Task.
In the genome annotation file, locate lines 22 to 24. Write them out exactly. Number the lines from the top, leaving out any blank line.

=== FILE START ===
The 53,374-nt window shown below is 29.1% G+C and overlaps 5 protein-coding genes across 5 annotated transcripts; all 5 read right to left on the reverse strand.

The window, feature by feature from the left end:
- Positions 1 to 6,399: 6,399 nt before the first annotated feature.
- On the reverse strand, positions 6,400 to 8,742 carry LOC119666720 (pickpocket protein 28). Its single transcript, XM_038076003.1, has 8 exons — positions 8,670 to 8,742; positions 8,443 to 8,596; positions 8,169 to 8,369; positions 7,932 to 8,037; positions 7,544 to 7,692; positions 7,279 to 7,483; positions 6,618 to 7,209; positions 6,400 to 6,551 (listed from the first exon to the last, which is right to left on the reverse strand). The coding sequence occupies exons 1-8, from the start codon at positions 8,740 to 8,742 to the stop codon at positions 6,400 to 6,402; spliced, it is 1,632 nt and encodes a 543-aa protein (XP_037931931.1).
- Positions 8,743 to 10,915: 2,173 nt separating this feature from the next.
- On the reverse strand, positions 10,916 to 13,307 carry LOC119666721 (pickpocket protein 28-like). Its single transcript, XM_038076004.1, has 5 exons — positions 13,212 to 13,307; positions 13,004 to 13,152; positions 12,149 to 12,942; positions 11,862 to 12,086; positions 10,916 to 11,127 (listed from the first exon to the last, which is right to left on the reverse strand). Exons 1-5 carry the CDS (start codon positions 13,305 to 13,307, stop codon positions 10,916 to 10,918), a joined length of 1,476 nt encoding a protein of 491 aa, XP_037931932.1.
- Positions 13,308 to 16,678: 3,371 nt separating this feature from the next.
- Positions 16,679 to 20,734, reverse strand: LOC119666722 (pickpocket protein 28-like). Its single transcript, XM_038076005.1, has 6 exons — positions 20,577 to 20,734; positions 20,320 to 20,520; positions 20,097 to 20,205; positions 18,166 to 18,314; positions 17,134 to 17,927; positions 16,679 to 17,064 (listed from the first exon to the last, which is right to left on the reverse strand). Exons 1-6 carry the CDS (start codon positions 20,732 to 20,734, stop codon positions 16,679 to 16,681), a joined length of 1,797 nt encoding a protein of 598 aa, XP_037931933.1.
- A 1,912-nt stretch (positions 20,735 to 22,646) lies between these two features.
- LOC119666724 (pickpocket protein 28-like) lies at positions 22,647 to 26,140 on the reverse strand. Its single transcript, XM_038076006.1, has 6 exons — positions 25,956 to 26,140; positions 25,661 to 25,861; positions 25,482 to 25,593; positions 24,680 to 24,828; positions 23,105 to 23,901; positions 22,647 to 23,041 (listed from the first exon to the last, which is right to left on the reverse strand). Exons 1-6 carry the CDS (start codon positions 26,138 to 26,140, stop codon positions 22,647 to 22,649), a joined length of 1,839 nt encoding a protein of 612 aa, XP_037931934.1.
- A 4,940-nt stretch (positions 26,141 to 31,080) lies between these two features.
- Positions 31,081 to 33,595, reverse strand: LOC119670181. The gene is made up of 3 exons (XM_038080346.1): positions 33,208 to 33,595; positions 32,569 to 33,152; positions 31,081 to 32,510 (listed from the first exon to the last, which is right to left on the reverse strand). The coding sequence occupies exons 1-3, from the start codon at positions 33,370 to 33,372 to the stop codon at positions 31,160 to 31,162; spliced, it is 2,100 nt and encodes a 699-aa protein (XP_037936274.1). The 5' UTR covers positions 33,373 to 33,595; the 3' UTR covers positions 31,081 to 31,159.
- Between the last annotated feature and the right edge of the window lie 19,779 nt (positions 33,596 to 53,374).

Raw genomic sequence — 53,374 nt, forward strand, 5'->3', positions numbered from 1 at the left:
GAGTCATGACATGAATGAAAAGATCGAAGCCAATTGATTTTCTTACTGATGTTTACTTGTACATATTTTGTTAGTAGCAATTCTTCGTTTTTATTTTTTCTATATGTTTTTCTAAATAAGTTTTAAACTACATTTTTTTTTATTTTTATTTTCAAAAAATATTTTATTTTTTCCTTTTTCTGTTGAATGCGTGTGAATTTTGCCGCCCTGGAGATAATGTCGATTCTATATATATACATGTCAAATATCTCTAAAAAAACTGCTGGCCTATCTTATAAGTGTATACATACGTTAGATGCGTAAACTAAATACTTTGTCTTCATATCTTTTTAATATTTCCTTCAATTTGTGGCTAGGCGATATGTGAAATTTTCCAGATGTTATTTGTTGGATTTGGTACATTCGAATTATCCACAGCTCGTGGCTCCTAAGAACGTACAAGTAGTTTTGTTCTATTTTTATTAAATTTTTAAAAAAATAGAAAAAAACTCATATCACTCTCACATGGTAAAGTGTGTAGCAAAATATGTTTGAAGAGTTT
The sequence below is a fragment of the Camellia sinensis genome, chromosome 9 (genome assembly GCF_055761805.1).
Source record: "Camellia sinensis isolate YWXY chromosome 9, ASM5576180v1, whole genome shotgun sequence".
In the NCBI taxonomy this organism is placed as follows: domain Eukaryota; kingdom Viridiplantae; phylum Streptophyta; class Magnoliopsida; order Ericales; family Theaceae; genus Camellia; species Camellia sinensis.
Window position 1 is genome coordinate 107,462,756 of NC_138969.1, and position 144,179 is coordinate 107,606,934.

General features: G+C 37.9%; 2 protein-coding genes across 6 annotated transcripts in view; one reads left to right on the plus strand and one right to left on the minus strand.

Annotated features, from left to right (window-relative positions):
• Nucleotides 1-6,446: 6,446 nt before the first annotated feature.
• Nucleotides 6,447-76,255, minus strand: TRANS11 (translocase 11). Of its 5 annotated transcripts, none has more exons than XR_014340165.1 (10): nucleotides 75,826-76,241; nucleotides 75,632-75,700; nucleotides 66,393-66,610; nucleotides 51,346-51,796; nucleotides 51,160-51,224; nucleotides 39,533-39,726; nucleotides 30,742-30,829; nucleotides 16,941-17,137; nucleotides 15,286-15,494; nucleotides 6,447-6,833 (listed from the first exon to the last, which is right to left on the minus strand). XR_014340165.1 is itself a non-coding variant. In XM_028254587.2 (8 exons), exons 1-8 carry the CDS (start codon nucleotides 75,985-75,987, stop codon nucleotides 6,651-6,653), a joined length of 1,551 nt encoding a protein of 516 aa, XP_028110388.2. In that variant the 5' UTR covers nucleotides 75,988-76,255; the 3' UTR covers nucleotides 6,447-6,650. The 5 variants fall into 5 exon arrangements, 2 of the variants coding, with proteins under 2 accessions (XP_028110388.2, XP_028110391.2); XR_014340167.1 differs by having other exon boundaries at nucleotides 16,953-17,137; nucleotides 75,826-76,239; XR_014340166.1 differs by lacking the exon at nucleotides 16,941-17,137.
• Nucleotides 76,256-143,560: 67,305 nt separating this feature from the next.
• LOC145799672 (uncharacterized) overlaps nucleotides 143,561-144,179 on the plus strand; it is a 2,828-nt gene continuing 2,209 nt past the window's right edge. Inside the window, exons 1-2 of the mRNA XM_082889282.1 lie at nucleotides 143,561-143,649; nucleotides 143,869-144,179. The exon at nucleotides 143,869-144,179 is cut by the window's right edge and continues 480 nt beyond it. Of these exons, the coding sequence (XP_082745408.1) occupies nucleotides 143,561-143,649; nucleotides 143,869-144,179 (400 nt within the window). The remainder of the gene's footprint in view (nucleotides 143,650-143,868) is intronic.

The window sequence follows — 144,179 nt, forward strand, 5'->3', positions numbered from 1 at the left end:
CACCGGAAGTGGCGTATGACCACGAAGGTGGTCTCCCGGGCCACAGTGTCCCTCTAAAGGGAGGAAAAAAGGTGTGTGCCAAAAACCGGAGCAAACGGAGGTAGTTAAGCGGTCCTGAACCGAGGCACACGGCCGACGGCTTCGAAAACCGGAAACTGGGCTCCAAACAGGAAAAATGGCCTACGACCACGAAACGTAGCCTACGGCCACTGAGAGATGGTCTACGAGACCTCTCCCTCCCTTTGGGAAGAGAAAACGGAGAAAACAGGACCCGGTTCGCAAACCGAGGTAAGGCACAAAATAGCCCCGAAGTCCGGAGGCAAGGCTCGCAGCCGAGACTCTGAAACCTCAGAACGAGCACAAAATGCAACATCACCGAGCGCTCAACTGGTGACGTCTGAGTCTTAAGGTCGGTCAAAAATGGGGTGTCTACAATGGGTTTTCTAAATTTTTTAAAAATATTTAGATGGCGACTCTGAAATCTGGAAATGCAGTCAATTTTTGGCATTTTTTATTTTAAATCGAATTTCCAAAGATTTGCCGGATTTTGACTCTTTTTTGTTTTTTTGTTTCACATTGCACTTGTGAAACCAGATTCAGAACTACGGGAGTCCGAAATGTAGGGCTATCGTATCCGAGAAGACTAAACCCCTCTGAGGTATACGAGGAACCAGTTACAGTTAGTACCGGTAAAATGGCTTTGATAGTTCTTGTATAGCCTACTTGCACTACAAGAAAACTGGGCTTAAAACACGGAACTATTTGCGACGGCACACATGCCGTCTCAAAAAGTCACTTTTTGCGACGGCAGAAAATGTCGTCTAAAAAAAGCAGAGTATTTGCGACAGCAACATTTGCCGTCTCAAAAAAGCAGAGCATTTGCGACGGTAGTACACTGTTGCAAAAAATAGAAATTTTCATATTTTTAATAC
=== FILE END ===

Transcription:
• Nucleotides 1-6,446: 6,446 nt before the first annotated feature.
• Nucleotides 6,447-76,255, minus strand: TRANS11 (translocase 11). Of its 5 annotated transcripts, none has more exons than XR_014340165.1 (10): nucleotides 75,826-76,241; nucleotides 75,632-75,700; nucleotides 66,393-66,610; nucleotides 51,346-51,796; nucleotides 51,160-51,224; nucleotides 39,533-39,726; nucleotides 30,742-30,829; nucleotides 16,941-17,137; nucleotides 15,286-15,494; nucleotides 6,447-6,833 (listed from the first exon to the last, which is right to left on the minus strand). XR_014340165.1 is itself a non-coding variant. In XM_028254587.2 (8 exons), exons 1-8 carry the CDS (start codon nucleotides 75,985-75,987, stop codon nucleotides 6,651-6,653), a joined length of 1,551 nt encoding a protein of 516 aa, XP_028110388.2. In that variant the 5' UTR covers nucleotides 75,988-76,255; the 3' UTR covers nucleotides 6,447-6,650. The 5 variants fall into 5 exon arrangements, 2 of the variants coding, with proteins under 2 accessions (XP_028110388.2, XP_028110391.2); XR_014340167.1 differs by having other exon boundaries at nucleotides 16,953-17,137; nucleotides 75,826-76,239; XR_014340166.1 differs by lacking the exon at nucleotides 16,941-17,137.
• Nucleotides 76,256-143,560: 67,305 nt separating this feature from the next.